Before his death, Jim Henson, the creative genius behind the much-loved Muppets, penned two letters for his loved ones to open on his death, one for his children and one for his friends and family. In 1990, Mr. Henson died at age 53 leaving family, friends, and several generations of fans and admirers to morn his passing.
Despite his early passing, Mr. Henson’s parting words were hopeful and uplifting. He wished his children a “fun, and joyous, and fulfilling” life and promised that if he could not watch over them, he would at least be waiting to meet them on the other side. He continued by reminding his children that he “has always loved each of [them] with an eternal, bottomless love” and asked them to “watch out for each other and love and forgive everybody.” He finished with a simple reminder and request: “It’s a good life, enjoy it.”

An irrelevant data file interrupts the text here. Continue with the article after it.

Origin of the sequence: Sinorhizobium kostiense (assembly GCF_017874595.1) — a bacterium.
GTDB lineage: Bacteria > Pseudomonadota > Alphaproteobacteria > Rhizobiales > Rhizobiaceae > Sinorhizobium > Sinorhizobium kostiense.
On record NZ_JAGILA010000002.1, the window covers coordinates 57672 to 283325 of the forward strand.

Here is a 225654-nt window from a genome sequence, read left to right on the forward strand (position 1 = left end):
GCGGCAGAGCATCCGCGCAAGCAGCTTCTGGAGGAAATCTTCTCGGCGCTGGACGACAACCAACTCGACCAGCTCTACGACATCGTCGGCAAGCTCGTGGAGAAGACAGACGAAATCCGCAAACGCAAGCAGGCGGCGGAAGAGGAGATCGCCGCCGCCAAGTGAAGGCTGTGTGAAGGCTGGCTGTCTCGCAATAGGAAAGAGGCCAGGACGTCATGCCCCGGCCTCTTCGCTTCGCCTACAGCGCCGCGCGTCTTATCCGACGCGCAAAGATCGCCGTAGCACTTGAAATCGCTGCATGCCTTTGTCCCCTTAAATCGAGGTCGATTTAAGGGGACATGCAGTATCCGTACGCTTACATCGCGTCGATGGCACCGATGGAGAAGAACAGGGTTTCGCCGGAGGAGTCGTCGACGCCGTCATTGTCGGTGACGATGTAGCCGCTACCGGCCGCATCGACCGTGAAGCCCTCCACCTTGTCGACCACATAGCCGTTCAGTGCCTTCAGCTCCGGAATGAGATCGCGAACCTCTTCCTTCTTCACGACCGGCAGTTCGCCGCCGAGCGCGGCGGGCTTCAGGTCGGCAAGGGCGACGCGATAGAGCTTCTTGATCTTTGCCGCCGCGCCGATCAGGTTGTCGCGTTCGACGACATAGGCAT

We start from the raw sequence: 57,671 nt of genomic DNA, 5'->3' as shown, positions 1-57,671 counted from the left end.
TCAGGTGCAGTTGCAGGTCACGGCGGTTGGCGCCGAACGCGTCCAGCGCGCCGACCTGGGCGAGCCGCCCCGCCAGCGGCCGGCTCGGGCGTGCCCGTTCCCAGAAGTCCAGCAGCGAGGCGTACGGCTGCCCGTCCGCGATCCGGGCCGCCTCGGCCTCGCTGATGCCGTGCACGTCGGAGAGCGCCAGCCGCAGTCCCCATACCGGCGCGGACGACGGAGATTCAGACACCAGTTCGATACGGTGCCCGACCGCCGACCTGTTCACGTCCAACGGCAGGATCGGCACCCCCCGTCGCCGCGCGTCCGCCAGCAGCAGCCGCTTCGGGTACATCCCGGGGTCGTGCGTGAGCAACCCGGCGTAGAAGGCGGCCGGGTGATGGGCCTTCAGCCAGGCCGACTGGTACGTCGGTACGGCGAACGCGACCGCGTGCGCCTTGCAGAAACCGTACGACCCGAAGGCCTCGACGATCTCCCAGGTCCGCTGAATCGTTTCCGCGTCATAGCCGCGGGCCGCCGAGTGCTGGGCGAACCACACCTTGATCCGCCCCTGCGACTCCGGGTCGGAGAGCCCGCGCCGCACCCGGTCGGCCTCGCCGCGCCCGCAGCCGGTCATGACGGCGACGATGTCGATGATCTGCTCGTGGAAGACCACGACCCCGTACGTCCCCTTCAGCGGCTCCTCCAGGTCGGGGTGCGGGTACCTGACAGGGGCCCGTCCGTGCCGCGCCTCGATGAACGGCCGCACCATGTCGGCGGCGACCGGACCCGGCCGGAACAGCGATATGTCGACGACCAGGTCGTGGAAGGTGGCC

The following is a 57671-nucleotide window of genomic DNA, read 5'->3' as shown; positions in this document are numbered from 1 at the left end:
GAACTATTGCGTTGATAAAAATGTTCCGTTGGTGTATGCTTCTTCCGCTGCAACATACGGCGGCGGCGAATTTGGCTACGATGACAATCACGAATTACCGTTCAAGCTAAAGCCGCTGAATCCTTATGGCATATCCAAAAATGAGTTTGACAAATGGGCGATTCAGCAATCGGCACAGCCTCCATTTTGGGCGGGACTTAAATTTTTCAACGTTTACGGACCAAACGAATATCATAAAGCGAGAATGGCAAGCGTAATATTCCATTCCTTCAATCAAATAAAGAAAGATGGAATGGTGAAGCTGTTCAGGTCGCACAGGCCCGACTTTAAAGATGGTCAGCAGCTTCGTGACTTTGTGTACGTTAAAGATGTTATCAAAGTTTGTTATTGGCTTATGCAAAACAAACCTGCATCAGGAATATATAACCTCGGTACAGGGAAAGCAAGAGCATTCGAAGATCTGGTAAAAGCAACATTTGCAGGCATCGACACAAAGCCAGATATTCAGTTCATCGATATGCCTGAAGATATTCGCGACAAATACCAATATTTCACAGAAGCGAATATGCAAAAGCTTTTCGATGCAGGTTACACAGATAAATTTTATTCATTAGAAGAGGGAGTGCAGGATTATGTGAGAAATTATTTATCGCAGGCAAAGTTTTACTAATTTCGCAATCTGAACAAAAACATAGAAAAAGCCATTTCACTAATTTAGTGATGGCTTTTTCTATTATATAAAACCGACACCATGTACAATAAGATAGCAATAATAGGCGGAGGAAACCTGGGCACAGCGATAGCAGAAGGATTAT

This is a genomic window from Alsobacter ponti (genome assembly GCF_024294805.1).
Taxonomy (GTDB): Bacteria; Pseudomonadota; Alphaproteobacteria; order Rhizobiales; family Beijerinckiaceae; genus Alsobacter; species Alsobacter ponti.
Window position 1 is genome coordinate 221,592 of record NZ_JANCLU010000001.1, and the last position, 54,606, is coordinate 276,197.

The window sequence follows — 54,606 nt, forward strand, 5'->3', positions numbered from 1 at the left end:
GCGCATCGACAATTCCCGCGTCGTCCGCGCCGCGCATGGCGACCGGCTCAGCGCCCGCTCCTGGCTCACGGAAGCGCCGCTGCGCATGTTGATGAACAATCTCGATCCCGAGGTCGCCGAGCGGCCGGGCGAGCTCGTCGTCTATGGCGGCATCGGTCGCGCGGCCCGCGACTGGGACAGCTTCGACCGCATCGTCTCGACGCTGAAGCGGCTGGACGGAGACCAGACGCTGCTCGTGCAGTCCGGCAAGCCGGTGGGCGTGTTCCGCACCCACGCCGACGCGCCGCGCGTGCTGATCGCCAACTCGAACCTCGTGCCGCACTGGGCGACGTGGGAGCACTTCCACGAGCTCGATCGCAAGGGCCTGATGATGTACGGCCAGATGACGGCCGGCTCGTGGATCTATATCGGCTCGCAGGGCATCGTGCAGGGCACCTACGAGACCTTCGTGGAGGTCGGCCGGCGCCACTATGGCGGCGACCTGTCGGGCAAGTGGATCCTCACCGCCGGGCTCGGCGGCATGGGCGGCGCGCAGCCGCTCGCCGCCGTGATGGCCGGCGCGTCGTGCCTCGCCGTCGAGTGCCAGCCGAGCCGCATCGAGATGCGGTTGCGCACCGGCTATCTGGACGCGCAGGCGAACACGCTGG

To his friends and family, his message was similar in tone. Mr. Henson explained that he was not afraid of death, but, instead, looked forward to being reunited with old friends. He conveyed his wish for a “nice, friendly little service of some kind” with a song or two from some of his friends that sing and few happy words from some of his close friends about what they enjoyed doing together. He also asked that a Dixieland band play and end the service with “a rousing version of ‘When the Saints Go Marching In.’”